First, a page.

The function of the new transept organs

Prof Gerhard Walterskirchen, musicologist. Back in 1628, when the cathedral was consecrated, two ‘well adorned organs’ were installed in the eastern dome pillars. After 1640, when the cathedral was furnished, organs were also installed in the western domes – small, single manual pieces that were intended for continuo practice and piano playing. 

In accordance with the polychoral style practised in Northern Italy, two organs were generally played: Girolamo Diruta, Claudio Merulo and Andrea Gabrieli, along with other important organists of their time, composed music for St Mark’s in Venice, where two organs were used since the late 15th century. Music composed for two organs also became the style in the cathedral in Milan and north of the Alps. 

Despite a lack of music written for two organs in the Salzburg Cathedral music archive: the traditional ‘Canzoni per ogni sorte d’instrumenti’ give clear reference to this particularly attractive sounding music. 

Towards the late 17th century, the two east pipe organs in the cathedral were rebuilt into two-manual organs: the ‘Hoforgel’ to the right of the altar was given 14 registers, while the opposite organ, the ‘Heilig Geist-Orgel’ (Holy Ghost organ) was given 13 stops. The ‘Hoforgel’ was played by important court organists such as Carl van Houven († 1661), Georg Muffat (1678-1690), Johann Ernst Eberlin (1726-1749), Anton Cajetan Adlgasser (1750-1777), W. A. Mozart (1779-1781) and Johann Michael Haydn (1782-1806).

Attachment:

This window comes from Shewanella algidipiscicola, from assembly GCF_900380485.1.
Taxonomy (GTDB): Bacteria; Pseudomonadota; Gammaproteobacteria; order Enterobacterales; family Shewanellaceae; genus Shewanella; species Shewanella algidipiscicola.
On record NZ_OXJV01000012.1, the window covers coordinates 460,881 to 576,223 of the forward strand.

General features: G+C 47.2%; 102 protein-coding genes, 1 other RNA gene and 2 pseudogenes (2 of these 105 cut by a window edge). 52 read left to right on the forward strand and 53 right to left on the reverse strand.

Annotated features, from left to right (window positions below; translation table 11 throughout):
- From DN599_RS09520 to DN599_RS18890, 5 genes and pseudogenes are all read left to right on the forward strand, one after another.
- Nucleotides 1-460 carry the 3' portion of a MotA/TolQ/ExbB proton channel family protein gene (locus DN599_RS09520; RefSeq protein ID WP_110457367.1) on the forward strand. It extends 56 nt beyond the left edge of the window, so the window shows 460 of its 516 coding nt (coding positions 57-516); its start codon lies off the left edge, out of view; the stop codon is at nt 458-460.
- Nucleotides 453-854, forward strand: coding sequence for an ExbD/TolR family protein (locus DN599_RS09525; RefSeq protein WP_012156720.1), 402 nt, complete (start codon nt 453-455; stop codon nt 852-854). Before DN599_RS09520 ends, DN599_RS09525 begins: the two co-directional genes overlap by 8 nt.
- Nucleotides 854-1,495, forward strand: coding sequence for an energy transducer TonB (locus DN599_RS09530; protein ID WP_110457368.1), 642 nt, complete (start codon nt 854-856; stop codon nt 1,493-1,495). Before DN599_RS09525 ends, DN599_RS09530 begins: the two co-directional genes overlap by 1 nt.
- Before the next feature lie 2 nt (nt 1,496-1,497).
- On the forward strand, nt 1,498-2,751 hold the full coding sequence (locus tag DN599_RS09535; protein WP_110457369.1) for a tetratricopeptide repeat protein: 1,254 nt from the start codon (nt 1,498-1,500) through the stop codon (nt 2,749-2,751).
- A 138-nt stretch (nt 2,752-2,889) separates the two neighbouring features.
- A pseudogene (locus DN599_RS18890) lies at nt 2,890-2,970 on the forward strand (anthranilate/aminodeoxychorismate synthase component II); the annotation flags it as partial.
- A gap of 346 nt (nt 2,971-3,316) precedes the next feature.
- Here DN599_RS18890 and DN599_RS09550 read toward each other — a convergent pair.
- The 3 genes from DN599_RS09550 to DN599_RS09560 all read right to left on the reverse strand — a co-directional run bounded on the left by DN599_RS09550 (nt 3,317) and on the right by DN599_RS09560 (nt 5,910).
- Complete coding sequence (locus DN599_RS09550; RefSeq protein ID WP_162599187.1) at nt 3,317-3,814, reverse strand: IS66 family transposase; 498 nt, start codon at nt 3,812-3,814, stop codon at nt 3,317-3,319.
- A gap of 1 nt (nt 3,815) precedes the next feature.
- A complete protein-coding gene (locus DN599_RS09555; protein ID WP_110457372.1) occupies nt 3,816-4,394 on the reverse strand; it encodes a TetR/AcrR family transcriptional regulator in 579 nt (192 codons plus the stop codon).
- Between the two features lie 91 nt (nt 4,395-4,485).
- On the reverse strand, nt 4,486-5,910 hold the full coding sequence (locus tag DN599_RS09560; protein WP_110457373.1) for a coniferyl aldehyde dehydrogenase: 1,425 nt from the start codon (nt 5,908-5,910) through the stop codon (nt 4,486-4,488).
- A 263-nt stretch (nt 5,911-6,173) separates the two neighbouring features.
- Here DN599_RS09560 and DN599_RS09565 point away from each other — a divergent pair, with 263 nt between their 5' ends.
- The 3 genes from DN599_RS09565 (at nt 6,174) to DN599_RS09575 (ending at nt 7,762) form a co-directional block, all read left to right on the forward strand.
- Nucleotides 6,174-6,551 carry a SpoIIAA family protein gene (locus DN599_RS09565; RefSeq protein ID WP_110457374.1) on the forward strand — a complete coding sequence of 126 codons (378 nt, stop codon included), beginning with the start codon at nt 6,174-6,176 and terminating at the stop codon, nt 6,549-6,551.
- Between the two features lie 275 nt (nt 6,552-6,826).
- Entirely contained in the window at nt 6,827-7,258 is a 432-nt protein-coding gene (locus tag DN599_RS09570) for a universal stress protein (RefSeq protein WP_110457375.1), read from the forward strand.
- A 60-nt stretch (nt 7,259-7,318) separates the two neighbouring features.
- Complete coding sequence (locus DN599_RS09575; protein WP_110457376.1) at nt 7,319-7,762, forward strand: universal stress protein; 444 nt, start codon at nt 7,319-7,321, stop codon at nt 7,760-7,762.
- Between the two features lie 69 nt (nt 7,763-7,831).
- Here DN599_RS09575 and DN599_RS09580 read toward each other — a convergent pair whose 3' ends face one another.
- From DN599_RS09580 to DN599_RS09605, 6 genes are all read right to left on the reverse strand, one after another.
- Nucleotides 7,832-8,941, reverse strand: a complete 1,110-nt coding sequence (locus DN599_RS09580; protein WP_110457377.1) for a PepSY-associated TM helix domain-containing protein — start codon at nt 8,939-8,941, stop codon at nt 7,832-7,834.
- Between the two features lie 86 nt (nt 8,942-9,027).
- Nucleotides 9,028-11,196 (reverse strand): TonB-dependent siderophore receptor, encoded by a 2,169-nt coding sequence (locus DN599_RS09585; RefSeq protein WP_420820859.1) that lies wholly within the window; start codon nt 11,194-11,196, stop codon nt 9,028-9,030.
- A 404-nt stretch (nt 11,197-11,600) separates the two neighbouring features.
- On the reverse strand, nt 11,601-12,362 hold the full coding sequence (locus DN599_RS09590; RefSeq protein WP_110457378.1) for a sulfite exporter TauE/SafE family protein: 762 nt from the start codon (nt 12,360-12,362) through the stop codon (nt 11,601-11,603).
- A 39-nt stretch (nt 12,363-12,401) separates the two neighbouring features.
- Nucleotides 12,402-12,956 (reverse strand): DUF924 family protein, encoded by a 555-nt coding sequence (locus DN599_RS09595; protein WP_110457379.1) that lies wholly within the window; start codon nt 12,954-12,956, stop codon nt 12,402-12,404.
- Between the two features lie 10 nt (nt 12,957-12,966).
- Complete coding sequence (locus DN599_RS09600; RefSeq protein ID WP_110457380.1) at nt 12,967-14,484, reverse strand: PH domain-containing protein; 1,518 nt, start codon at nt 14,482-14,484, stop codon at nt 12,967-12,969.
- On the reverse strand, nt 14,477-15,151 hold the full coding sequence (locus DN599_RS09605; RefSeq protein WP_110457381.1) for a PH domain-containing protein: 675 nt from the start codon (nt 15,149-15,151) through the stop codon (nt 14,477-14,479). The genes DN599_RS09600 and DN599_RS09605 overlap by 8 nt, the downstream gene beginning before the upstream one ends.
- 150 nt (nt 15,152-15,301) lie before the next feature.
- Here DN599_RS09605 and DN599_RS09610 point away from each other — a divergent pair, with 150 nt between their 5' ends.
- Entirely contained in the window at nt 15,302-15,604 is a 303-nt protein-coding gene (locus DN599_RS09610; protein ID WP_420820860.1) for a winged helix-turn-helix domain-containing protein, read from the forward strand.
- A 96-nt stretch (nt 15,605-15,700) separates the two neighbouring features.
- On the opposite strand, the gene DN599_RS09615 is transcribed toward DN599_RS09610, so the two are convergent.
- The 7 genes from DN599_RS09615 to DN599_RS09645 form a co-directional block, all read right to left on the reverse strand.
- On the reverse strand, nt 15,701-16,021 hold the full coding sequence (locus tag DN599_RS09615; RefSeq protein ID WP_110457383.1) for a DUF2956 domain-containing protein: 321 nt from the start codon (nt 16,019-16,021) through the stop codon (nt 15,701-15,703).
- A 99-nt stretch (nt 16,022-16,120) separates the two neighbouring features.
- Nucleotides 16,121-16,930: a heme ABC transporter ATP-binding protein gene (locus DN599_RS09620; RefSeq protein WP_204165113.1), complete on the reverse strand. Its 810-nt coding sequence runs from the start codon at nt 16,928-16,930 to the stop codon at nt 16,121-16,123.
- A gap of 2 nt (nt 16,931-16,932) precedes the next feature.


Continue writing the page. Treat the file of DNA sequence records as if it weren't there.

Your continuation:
They left behind pieces for liturgical and concert performances, some included the organ as a concert instrument in their mass and vespers compositions - W. A. Mozart, for example, in his ‘Organ Solo Mass’ KV 259, his Vesper KV 321 and his church sonatas; Michael Haydn in at least thirty of his church compositions. Despite this, the baroque galleries and organs were removed during renovations in 1859. In 1988, master organ builder, Johann Pirchner, from Steinach/Tyrol was commissioned to rebuild the two east dome organs. They were to be reconstructed as purely mechanical two-manual instruments, however the larger of the two organs should also be suitable as a choir organ for congregational singing and therefore have a manual range from C - d3 and a pedal range from C - d1. The opposite organ was to be equipped with a manual and pedal with a short, large octave. Both works have 14 registers and two manuals and pedals.

 

+ A blessing for the liturgy

+ Playing Music like Mozart Did

+ The harmony of the organs with the architecture